Rabbi Sidney S. Guthman, 33°
The individual or nation that loses the capacity to be thankful for the Lords bounty is in a sorry plight. Let us meet the challenge of gratitude.
Conditions are seldom so bad that there is nothing to be thankful for, if only you examine your position honestly. Certainly, we Americans should be grateful this Thanksgiving Day 1998. True, our taxes may be rising, and the international horizon is filled with disaster and foreboding. Nevertheless, we have the highest standard of living in the world and are internally strong despite media-hyped scandals and political infighting. Our churches and synagogues, like our schools and universities, are well attended. The world looks to us for leadership. More important than anything else, we are a free people. Thankfulness, however, carries with it its own challenge to use properly the gifts and advantages for which we are thankful.
Our standard of living is high, but what about our standard of life? We are prosperous economically and mighty physically. How strong are we spiritually? We must oppose the forces of tyranny that still plague parts of the world. Despotism can never best democracy, and slavery can never prevail over freedom.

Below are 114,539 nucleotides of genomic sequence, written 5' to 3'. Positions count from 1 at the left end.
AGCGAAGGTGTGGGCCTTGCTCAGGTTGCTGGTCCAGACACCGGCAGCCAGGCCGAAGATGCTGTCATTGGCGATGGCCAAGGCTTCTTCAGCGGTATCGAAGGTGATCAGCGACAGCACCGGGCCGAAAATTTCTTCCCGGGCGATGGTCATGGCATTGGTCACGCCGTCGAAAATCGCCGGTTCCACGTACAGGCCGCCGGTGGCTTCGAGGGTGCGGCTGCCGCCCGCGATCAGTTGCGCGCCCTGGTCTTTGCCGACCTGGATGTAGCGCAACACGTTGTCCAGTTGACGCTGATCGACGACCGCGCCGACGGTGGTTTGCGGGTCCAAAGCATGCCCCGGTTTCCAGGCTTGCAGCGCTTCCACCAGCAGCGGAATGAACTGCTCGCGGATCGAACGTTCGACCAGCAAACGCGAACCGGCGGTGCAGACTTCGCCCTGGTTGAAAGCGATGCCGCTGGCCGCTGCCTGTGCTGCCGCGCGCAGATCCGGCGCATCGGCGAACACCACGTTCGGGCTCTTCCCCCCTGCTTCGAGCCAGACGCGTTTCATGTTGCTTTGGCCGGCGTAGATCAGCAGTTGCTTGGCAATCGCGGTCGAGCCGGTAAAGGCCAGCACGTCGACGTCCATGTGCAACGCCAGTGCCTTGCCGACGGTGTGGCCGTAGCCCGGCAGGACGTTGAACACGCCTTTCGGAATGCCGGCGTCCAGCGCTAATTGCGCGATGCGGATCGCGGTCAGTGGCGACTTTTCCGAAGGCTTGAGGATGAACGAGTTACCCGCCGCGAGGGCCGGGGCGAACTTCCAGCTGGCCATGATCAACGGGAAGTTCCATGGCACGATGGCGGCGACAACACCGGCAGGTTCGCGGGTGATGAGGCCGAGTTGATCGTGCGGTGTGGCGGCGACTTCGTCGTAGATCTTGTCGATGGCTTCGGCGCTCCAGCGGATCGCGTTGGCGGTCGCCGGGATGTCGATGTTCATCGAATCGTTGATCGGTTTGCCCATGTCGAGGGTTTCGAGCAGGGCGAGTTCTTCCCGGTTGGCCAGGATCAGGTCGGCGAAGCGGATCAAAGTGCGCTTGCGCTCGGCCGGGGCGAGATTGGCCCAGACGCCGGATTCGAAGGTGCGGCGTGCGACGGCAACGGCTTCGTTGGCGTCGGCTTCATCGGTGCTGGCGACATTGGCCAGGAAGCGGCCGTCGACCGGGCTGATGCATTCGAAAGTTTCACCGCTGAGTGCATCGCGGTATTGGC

May next Thanksgiving Day see a world fully at peace, purged of war and the threat of war. In any event, may it see America completely in possession of its soul, the same soul which came to it at its glorious birth, that soul which has been the inspiration of liberty-loving people everywhere, the soul whose other name is Freedom, and whose origin is God.
|Sidney S. Guthman
is a past member of the Civil Service Commission of Long Beach, California. He is the former Grand Chaplain of the Grand Lodge of California. Recently, the Long Beach Veterans Administration Medical Center awarded him a special merit citation for his work as Chaplain, and he is Rabbi Emeritus of Congregation Sholom, Leisure World, California. A longtime member of the Long Beach Scottish Rite Bodies and Chaplain of Al Malaikah Shrine Temple, Rabbi Guthman was recently appointed Chaplain of the Long Beach Police Department, the first time a Rabbi had been so honored.